by Kevin Miller
What does the fox say?
What’s your favorite line from your favorite TV show?
What’s the first line that pops into your head from your favorite movie?
What words come to your mind next when you read “R-E-S-P-E-C-T” or “Can’t stop the feelin'”?
Ironically, the same person who could rattle off their 16-digit credit card number, can quote almost any line from their favorite movie, and knows most of the lyrics to Taylor Swift’s “Shake It Off” may also be the same person who tells me they can’t memorize Scripture.
As we’ve rolled out of one year into the next, I’ve been posting a series of blogs about the practical side of spiritual disciplines. So far, we’ve covered Bible reading and prayer. Today we’re covering the topic of Scripture memory…
Let’s start with why it’s so important.
The Bible says to.
That should be enough of a reason right there.
But this isn’t just a case of “Do it because I said to.” The Bible gives a deeper, more practical reason to do so: “I have stored up your word in my heart, that I might not sin against you.” (Psalm 119:11)
Scripture memory is sin prevention.
Psalm 119 makes it very clear. Temptation prevention begins with Scripture memory. The question is not if you’ll be tempted, but when. Since temptation has happened and will continue to happen every day of your life…
You need to be stocked up.
In many Bible translations, Psalm 119 says “hide God’s Word in my heart.” However, I really like the ESV’s translation of “stored up your word in my heart.” Storing up speaks of preparation.
Think of memorizing Scripture like stocking up your tool chest.
You never know what type of problem is going to come your way, and if you’re not prepared with the right tools, you won’t be able to fix it. However, if you’ve devoted time to stocking up your tool chest with the right spiritual tools, you’ll be amazed at how God uses them when problems or temptations come your way.
Memorizing Taylor Swift lyrics may help you “shake it off,” but that will only last so long!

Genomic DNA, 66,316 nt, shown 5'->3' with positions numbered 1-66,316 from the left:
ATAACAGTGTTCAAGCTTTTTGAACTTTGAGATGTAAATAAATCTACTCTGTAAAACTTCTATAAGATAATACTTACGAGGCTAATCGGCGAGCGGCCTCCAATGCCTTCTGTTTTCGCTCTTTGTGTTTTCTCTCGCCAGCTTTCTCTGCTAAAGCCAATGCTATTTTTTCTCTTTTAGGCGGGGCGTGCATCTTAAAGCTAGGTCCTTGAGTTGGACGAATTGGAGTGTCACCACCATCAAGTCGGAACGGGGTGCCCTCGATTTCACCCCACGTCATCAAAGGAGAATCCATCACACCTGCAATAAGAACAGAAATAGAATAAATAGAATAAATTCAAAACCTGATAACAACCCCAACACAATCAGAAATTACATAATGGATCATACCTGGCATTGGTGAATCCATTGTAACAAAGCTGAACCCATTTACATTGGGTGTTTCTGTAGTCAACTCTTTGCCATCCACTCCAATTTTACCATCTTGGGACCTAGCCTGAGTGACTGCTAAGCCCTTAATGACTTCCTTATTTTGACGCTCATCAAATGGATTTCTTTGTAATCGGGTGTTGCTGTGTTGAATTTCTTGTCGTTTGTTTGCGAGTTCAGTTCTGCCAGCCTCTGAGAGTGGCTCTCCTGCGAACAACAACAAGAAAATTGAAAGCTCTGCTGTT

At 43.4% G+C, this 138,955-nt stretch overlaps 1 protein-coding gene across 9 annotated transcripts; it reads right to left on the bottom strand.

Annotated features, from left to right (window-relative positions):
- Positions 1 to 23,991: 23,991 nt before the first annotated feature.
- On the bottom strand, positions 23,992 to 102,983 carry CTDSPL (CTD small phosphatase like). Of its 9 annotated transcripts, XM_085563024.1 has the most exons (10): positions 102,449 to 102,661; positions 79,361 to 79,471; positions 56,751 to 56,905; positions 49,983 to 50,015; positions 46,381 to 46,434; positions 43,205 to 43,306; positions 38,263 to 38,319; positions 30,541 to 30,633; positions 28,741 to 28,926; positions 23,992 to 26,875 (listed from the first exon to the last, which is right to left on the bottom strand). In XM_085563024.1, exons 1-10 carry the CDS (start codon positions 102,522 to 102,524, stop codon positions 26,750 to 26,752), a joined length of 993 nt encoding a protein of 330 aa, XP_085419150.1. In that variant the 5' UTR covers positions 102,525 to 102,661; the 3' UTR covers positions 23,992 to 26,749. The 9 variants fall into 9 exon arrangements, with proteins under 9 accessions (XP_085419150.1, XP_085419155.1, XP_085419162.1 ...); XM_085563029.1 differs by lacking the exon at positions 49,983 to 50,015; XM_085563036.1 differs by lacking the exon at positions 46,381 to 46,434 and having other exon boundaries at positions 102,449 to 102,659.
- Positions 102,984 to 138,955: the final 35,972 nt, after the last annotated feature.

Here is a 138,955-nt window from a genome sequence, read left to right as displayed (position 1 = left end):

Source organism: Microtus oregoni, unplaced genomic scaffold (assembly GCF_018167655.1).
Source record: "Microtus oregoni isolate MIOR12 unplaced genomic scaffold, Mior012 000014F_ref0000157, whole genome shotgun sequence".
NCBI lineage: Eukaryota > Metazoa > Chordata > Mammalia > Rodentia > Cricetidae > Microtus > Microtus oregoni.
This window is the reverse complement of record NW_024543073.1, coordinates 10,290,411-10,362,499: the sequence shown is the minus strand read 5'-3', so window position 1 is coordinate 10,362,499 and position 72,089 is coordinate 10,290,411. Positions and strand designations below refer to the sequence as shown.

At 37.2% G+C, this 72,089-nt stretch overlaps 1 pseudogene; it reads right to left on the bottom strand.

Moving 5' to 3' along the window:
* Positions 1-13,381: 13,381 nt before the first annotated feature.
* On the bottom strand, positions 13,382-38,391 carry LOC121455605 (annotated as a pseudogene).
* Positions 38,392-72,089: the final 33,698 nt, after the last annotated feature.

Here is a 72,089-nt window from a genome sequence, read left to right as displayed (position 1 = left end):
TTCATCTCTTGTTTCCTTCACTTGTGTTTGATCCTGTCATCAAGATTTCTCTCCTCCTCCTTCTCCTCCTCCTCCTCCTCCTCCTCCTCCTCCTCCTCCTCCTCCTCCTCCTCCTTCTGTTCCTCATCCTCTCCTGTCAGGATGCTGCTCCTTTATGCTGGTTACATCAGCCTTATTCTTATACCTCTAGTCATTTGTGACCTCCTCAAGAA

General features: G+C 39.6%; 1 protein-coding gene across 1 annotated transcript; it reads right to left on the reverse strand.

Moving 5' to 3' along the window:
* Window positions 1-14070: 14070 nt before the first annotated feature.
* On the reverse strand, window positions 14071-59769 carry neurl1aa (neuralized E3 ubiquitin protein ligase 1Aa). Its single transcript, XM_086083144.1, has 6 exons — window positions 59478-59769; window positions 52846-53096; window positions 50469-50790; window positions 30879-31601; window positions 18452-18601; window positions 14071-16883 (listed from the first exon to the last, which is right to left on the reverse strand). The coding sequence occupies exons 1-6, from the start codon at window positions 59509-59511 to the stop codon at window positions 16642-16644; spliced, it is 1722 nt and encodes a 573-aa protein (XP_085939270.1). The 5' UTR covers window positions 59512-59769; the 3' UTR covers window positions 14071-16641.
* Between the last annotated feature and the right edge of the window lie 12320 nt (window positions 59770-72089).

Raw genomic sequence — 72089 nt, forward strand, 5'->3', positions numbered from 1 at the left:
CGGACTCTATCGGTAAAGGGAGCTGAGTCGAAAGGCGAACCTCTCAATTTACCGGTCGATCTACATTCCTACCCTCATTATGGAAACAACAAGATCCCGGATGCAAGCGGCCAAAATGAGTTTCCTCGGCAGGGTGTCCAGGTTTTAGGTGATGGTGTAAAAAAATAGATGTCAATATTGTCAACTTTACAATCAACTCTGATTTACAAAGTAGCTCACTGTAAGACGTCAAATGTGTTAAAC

If you want to know how to memorize Scripture, think about how you memorize anything else…
How can my 2-year old son sing multiple verses of “Holly Jolly Christmas”? Because he heard it a couple hundred times during the month of December. So much so that he began requesting it whenever we got in the car. Spotify must think we love Burl Ives!
One of the main reasons I can quote so many lines from The Office, Tommy Boy, and Dumb & Dumber is because I can’t count the amount of times I’ve watched them. The more we take things in, the easier it becomes to commit them to memory. (tweet this)
Scripture memory works similarly. Inhale Scripture. Not literally, but through your eyes and ears. Read it, speak it, listen to it, and meditate on it.
You won’t find time. You have to make time. There’s nothing inherently wrong with watching TV or playing video games or browsing social media, but imagine what you could do if you even cut out a small portion of the time you spend on those.
If you want to store God’s Word in your heart, it will take prioritizing God’s Word in your life. (tweet this)
Although there are some things you may never forget, even if you wanted to, I’ve found that Scripture is rarely like that. If I want to make sure it’s easily accessible, I have to keep it fresh.
Sad news. I used to have a few entire books of the Bible memorized: Philippians, James, and Ephesians, and I was working on 1 Peter. I loved meditating on and storing up God’s Word in my heart, but I didn’t keep it fresh, and I lost it. Of course it isn’t a waste – I grew as I memorized, and I know those books very well today, but I wish I would have put the time in to keep them fresh in my heart.
If you don’t fight to keep it, you’ll lose it. Make it a habit to regularly freshen up so you stay sharp.
There will always be a reason not to start, so stop making excuses and get going on this important spiritual discipline. Pick a verse, a few verses, or a chapter, and start with that. Currently, I’m 18 verses into Romans 8 and I’m loving it. It’s always been a powerful chapter, but it means even more to me now that I’ve devoted hundreds of hours to reading and memorizing it.
Let me know in the comments if this was helpful and what you’re memorizing.
Also, if you have any helpful memory tips or tricks, I’d love to hear about them!